‘When the legislative and executive powers are united in the same person or body,’ says he, ‘there can be no liberty, because apprehensions may arise lest the same monarch or senate should enact tyrannical laws to execute them in a tyrannical manner.’ Again: ‘Were the power of judging joined with the legislative, the life and liberty of the subject would be exposed to arbitrary control, for the judge would then be the legislator. Were it joined to the executive power, the judge might behave with all the violence of an oppressor. ” The Federalist No. 47, supra, at 303.

It follows that if a citizen who is taxed has the measure of the tax or the decision to spend determined by the Executive alone, without adequate control by the citizen’s Representatives in Congress, liberty is threatened. Money is the instrument of policy and policy affects the lives of citizens. The individual loses liberty in a real sense if that instrument is not subject to traditional constitutional constraints.

The principal object of the statute, it is true, was not to enhance the President’s power to reward one group and punish another, to help one set of taxpayers and hurt another, to favor one State and ignore another. Yet these are its undeniable effects. The law establishes a new mechanism which gives the President the sole ability to hurt a group that is a visible target, in order to disfavor the group or to extract further concessions from Congress. The law is the functional equivalent of a line item veto and enhances the President’s powers beyond what the Framers would have endorsed.

It is no answer, of course, to say that Congress surrendered its authority by its own hand; nor does it suffice to point out that a new statute, signed by the President or enacted over his veto, could restore to Congress the power it now seeks to relinquish. That a congressional cession of power is voluntary does not make it innocuous. The Constitution is a compact enduring for more than our time, and one Congress cannot yield up its own powers, much less those of other Congresses to follow. See Freytag v. Commissioner, 501 U.S. 868, 880 (1991); cf. Chadha, supra, at 942, n. 13. Abdication of responsibility is not part of the constitutional design.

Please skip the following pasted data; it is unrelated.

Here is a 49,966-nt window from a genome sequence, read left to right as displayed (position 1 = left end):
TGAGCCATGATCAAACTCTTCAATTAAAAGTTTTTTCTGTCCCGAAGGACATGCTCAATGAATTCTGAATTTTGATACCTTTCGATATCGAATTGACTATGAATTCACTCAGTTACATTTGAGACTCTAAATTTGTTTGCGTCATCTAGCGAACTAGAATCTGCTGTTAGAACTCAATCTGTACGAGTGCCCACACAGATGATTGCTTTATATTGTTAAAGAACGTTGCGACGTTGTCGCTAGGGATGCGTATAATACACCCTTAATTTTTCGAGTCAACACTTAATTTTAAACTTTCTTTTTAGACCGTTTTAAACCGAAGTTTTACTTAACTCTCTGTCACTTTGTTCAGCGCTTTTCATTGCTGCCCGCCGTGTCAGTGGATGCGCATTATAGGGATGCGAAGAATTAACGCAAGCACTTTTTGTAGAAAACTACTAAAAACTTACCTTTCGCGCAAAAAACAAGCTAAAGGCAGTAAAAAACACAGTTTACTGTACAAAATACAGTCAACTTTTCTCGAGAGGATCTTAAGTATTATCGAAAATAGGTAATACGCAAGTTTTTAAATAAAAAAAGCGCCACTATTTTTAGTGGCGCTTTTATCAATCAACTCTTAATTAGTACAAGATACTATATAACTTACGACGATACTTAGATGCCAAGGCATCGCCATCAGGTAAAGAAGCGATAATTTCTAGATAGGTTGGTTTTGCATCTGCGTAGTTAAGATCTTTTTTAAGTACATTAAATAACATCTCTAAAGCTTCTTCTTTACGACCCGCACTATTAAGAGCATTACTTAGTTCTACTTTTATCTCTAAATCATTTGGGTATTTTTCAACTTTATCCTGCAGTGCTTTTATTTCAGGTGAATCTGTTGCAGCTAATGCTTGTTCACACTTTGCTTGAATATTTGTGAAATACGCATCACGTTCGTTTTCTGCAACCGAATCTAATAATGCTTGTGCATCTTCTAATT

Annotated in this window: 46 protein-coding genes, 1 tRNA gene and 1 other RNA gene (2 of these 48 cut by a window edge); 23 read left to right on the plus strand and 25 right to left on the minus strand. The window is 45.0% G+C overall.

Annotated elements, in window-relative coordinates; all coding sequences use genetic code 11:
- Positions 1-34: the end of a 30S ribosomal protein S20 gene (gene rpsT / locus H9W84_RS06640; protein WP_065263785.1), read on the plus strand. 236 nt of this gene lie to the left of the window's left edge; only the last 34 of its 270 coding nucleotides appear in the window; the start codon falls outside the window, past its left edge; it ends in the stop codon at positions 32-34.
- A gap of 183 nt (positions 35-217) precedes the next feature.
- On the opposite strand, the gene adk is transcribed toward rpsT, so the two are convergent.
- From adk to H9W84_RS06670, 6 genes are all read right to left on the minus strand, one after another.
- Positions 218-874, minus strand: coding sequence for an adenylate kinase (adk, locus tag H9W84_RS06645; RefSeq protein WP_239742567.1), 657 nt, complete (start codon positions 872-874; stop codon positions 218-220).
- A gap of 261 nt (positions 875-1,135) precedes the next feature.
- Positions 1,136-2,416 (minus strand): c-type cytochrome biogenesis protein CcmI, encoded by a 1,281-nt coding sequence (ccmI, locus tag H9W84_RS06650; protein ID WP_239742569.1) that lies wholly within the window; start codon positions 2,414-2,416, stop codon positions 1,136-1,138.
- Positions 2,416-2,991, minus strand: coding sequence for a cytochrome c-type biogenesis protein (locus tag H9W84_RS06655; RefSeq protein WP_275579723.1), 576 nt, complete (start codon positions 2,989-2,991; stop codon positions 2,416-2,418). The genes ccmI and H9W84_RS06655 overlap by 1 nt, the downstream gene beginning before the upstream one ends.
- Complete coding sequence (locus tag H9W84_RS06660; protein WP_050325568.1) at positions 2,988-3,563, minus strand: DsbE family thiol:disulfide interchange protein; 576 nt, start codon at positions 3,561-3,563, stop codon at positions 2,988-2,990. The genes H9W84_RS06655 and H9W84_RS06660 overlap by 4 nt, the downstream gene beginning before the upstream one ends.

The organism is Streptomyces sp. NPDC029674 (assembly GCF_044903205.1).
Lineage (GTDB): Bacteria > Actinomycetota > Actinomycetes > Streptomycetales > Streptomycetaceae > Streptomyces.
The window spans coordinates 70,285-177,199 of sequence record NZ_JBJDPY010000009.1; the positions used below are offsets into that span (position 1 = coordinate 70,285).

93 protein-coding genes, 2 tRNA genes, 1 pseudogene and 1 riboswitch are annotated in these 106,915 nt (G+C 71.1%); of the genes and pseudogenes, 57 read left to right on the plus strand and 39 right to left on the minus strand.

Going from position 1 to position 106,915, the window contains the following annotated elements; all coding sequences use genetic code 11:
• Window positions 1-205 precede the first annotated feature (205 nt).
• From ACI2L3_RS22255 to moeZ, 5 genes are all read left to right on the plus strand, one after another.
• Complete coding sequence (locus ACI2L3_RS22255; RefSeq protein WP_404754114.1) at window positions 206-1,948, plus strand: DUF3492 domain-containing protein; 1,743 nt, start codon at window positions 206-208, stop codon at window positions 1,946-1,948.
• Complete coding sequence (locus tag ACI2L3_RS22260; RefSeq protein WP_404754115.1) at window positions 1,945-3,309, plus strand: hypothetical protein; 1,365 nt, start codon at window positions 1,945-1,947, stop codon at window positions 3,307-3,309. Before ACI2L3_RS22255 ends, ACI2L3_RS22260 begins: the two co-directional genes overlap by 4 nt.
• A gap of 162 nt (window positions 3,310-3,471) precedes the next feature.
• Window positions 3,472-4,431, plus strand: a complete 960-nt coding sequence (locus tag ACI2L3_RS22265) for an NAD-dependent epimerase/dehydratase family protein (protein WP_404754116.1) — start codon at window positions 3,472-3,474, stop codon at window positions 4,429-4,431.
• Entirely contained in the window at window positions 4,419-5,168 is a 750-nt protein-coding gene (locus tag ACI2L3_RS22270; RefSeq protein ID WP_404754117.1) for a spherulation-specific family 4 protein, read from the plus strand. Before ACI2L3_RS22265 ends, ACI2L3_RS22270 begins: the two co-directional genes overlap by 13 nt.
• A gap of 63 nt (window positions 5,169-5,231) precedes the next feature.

Separation of powers helps to ensure the ability of each branch to be vigorous in asserting its proper authority. In this respect the device operates on a horizontal axis to secure a proper balance of legislative, executive, and judicial authority. Separation of powers operates on a vertical axis as well, between each branch and the citizens in whose interest powers must be exercised. The citizen has a vital interest in the regularity of the exercise of governmental power. If this point was not clear before Chadha, it should have been so afterwards. Though Chadha involved the deportation of a person, while the case before us involves the expenditure of money or the grant of a tax exemption, this circumstance does not mean that the vertical operation of the separation of powers is irrelevant here. By increasing the power of the President beyond what the Framers envisioned, the statute compromises the political liberty of our citizens, liberty which the separation of powers seeks to secure.

The Constitution is not bereft of controls over improvident spending. Federalism is one safeguard, for political accountability is easier to enforce within the States than nationwide. The other principal mechanism, of course, is control of the political branches by an informed and responsible electorate. Whether or not federalism and control by the electorate are adequate for the problem at hand, they are two of the structures the Framers designed for the problem the statute strives to confront. The Framers of the Constitution could not command statesmanship. They could simply provide structures from which it might emerge. The fact that these mechanisms, plus the proper functioning of the separation of powers itself, are not employed, or that they prove insufficient, cannot validate an otherwise unconstitutional device. With these observations, I join the opinion of the Court.